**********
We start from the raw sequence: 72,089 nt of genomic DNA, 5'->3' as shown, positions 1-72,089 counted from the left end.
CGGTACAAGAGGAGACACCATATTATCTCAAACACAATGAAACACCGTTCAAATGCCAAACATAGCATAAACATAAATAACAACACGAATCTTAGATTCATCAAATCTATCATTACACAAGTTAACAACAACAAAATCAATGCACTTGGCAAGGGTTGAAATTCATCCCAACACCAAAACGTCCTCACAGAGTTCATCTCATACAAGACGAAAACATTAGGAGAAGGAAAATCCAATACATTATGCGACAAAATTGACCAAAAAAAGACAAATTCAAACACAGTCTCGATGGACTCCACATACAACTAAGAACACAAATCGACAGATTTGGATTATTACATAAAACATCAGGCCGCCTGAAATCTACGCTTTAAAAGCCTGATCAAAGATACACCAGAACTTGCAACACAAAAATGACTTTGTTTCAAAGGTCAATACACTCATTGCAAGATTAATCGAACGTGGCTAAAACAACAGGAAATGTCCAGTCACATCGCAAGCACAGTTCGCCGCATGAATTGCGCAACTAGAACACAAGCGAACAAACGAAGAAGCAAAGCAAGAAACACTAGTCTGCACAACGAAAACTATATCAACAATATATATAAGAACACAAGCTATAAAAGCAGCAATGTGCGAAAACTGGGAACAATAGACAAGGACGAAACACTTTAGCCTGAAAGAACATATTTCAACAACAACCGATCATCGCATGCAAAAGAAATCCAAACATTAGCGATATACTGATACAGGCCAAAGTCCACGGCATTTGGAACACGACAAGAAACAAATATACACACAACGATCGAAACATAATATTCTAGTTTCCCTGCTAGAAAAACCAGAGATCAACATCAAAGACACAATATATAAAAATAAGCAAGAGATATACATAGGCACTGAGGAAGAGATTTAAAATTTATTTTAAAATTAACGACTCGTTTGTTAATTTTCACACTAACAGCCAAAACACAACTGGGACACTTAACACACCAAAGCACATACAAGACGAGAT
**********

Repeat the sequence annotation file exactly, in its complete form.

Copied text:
We start from the raw sequence: 72,089 nt of genomic DNA, 5'->3' as shown, positions 1-72,089 counted from the left end.
CGGTACAAGAGGAGACACCATATTATCTCAAACACAATGAAACACCGTTCAAATGCCAAACATAGCATAAACATAAATAACAACACGAATCTTAGATTCATCAAATCTATCATTACACAAGTTAACAACAACAAAATCAATGCACTTGGCAAGGGTTGAAATTCATCCCAACACCAAAACGTCCTCACAGAGTTCATCTCATACAAGACGAAAACATTAGGAGAAGGAAAATCCAATACATTATGCGACAAAATTGACCAAAAAAAGACAAATTCAAACACAGTCTCGATGGACTCCACATACAACTAAGAACACAAATCGACAGATTTGGATTATTACATAAAACATCAGGCCGCCTGAAATCTACGCTTTAAAAGCCTGATCAAAGATACACCAGAACTTGCAACACAAAAATGACTTTGTTTCAAAGGTCAATACACTCATTGCAAGATTAATCGAACGTGGCTAAAACAACAGGAAATGTCCAGTCACATCGCAAGCACAGTTCGCCGCATGAATTGCGCAACTAGAACACAAGCGAACAAACGAAGAAGCAAAGCAAGAAACACTAGTCTGCACAACGAAAACTATATCAACAATATATATAAGAACACAAGCTATAAAAGCAGCAATGTGCGAAAACTGGGAACAATAGACAAGGACGAAACACTTTAGCCTGAAAGAACATATTTCAACAACAACCGATCATCGCATGCAAAAGAAATCCAAACATTAGCGATATACTGATACAGGCCAAAGTCCACGGCATTTGGAACACGACAAGAAACAAATATACACACAACGATCGAAACATAATATTCTAGTTTCCCTGCTAGAAAAACCAGAGATCAACATCAAAGACACAATATATAAAAATAAGCAAGAGATATACATAGGCACTGAGGAAGAGATTTAAAATTTATTTTAAAATTAACGACTCGTTTGTTAATTTTCACACTAACAGCCAAAACACAACTGGGACACTTAACACACCAAAGCACATACAAGACGAGAT